Public relations firms tackle the gender pay gap to promote women’s equality

In 1973, the United States Congress designated August 26 as women’s equality daycommemorating the adoption of the Constitution 19th amendment, giving women the right to vote. During this National Day of Celebration, not only is ratification recognized, but the day also draws attention to efforts surrounding a pursuit of full equality.

One of the myriad ways that public relations works to address inequality is by acknowledging pay inequality and the gender pay gap. This speaks loud and clear in a profession where women occupy the majority of positions in the industry…72.8% to be exact, according to the Bureau of Labor Statistics.

And yet, women still lag behind men in leadership positions and pay. according to the world Economic Forum Global Gender Gap Report 2021, it will take 135.6 years to close the global gender pay gap. This number has worsened since the COVID-19 outbreak, from 99.5. While some casual observers may see women as equal, especially in the United States when it comes to work and opportunity, the numbers don’t lie, which makes Women’s Equality Day all the more important. .


“Sometimes we don’t fight hard enough for pay or promotions,” says Gina Espinosa-Meltzer, partner, Hope-Beckham Inc. “We multitask, we work harder, we go the extra mile and yet, we don’t realize we deserve more.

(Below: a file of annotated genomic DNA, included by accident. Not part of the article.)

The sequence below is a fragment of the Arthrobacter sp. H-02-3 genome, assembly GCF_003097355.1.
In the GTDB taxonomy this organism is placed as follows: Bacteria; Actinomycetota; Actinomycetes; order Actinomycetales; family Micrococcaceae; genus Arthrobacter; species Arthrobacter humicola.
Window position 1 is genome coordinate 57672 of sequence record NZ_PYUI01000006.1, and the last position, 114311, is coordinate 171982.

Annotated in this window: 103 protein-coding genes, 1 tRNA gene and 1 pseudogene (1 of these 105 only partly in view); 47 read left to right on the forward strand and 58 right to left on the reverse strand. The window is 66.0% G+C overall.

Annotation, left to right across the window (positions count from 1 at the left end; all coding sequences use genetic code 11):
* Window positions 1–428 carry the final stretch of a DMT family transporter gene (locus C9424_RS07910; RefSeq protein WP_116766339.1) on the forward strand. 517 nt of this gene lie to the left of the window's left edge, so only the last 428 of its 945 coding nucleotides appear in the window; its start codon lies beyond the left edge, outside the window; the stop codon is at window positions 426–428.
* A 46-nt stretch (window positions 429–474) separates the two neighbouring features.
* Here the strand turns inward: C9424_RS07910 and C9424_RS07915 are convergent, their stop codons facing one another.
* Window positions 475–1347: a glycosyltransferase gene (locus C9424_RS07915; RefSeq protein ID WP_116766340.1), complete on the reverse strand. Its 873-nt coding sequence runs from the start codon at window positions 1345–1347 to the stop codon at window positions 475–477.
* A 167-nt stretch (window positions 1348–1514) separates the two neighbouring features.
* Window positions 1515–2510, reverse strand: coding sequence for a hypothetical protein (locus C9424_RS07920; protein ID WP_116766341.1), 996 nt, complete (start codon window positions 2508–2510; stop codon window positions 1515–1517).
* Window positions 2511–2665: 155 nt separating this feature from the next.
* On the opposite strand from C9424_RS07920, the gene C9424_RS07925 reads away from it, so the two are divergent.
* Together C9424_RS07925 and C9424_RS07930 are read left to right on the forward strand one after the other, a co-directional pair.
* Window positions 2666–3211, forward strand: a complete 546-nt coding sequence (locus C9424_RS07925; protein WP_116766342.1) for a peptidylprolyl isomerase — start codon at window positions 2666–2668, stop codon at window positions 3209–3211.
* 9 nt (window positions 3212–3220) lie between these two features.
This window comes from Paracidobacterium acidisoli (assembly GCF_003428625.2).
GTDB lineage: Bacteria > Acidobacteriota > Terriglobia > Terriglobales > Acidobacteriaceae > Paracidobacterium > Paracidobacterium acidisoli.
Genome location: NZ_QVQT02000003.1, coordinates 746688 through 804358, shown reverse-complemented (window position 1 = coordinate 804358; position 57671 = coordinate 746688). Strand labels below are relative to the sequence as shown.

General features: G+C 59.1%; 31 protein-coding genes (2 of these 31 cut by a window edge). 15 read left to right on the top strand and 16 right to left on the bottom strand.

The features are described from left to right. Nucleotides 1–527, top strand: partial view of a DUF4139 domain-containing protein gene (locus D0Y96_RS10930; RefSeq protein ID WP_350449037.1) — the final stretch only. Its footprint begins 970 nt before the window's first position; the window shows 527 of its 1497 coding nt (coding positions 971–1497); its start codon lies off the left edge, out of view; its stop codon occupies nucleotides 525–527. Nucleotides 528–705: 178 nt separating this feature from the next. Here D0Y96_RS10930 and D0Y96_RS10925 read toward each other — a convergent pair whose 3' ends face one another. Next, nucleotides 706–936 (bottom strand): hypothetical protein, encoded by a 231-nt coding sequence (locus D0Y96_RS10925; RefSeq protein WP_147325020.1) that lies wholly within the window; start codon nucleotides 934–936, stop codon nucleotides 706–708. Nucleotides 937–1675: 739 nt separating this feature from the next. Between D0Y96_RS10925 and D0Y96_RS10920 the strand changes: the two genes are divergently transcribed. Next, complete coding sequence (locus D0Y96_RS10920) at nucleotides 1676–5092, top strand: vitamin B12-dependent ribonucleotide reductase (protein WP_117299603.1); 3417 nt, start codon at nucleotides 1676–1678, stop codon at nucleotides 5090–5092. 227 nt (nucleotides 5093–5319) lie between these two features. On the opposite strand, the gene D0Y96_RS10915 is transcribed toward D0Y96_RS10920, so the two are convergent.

Create a safe space for equality conversations

Katherine Verducci and Santiago Villegas, CEO and co-founder of 1903 Public Relations, both come from very corporate and male-dominated leadership environments. When they came together to start their own company, they knew they wanted to create a different environment and a way forward for their employees.

“We wanted to make sure we were giving people equal opportunities, and not just promoting those who had typically masculine traits,” Verducci says.

One of the things they discussed was how to decide when someone deserves a promotion. “Traditionally [companies] enjoy aggressive, go-getters,” she says. “But if you limit who gets a raise for liking who is aggressive enough to ask for it, it’s usually a male [trait].

Verducci found that even herself needed to overcome her fear of asking for money, which stems from a tradition that too few women get a seat at the corporate executive table. Women work hard to get and keep these seats, and many fear rocking the boat and losing their position.

“Why are women afraid to ask for what they want? ” she asks. “We need to find ways to raise wages that don’t just look for aggressive behavior.

Villegas says the company is working to create safe spaces to encourage employees to have these pay conversations, while setting clear expectations for each position upfront, with full pay transparency.

“I think with a lot of long-standing companies, they’d rather just get the most out of an employee’s productivity – female or otherwise – than ask them, are you ready to take it to the next level?” he says. 1903 goes in the opposite direction, encouraging a constant conversation about progression with employees, including “where do you want to go next” and “what do you see for yourself?”

“You don’t get in the way of this conversation unless you talk about it with female employees.”

Verducci adds, while it may be easier to see production created by a man who puts in many hours, while women may be overshadowed by their family responsibilities. Having conversations about accommodations and flexibility can encourage a dialogue around progression.

“In traditional gender roles, [women] might not have the ability to be on [email] night, but that doesn’t mean they aren’t interested in moving forward.

Salary transparency